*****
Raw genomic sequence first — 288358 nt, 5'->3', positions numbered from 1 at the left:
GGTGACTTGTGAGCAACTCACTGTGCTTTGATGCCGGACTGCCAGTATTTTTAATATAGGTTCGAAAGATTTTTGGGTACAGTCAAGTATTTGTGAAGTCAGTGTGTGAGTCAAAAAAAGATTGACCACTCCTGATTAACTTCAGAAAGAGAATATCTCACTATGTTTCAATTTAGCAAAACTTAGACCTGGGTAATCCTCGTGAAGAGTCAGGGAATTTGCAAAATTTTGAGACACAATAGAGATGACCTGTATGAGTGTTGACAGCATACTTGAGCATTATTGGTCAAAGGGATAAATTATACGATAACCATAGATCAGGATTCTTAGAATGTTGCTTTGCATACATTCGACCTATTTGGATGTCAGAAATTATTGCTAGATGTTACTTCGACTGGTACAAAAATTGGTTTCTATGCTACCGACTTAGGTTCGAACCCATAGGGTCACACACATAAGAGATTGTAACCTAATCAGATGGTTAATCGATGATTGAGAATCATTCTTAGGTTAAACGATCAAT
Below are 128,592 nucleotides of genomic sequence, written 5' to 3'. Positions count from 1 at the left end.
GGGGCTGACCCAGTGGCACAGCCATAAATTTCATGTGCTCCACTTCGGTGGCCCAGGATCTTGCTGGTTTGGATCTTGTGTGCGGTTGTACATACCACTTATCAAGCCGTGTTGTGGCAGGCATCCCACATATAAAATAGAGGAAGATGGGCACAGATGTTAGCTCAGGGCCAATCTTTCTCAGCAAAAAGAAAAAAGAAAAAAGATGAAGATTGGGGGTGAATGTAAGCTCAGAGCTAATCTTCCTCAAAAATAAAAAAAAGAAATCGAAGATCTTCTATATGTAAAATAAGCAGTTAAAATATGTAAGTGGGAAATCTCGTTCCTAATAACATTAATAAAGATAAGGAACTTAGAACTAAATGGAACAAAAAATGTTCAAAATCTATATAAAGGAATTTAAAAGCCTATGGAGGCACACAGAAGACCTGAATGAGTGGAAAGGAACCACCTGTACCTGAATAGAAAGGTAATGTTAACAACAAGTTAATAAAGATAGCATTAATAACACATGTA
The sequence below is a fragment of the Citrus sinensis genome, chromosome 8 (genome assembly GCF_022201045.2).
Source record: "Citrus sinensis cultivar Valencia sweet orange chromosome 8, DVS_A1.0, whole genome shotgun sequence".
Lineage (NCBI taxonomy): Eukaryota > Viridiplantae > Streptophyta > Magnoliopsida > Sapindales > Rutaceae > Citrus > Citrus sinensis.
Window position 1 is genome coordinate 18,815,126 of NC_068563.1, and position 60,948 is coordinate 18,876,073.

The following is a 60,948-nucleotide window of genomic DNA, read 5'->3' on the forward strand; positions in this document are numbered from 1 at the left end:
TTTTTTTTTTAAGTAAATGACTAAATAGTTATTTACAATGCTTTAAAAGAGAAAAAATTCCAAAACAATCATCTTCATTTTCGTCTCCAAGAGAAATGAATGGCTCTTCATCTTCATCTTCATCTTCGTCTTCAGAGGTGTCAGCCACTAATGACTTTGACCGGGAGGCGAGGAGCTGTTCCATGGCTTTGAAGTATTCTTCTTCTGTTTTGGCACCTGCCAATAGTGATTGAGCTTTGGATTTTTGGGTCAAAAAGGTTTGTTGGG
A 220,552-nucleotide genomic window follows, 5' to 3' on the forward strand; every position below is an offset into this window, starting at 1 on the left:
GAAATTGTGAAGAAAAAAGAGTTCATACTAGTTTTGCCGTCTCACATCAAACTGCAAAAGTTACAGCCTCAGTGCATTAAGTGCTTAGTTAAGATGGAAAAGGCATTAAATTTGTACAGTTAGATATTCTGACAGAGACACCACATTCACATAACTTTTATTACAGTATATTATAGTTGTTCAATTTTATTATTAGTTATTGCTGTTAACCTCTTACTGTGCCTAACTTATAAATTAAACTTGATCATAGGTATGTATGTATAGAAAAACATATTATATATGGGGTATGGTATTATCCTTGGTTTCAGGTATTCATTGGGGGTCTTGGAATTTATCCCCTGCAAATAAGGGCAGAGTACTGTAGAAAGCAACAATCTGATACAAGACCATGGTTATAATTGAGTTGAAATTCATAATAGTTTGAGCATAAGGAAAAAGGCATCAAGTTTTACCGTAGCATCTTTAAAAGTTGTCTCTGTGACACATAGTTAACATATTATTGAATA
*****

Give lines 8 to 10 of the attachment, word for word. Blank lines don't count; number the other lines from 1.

Window position 1 is genome coordinate 18,815,126 of NC_068563.1, and position 60,948 is coordinate 18,876,073.

The following is a 60,948-nucleotide window of genomic DNA, read 5'->3' on the forward strand; positions in this document are numbered from 1 at the left end:
TTTTTTTTTTAAGTAAATGACTAAATAGTTATTTACAATGCTTTAAAAGAGAAAAAATTCCAAAACAATCATCTTCATTTTCGTCTCCAAGAGAAATGAATGGCTCTTCATCTTCATCTTCATCTTCGTCTTCAGAGGTGTCAGCCACTAATGACTTTGACCGGGAGGCGAGGAGCTGTTCCATGGCTTTGAAGTATTCTTCTTCTGTTTTGGCACCTGCCAATAGTGATTGAGCTTTGGATTTTTGGGTCAAAAAGGTTTGTTGGG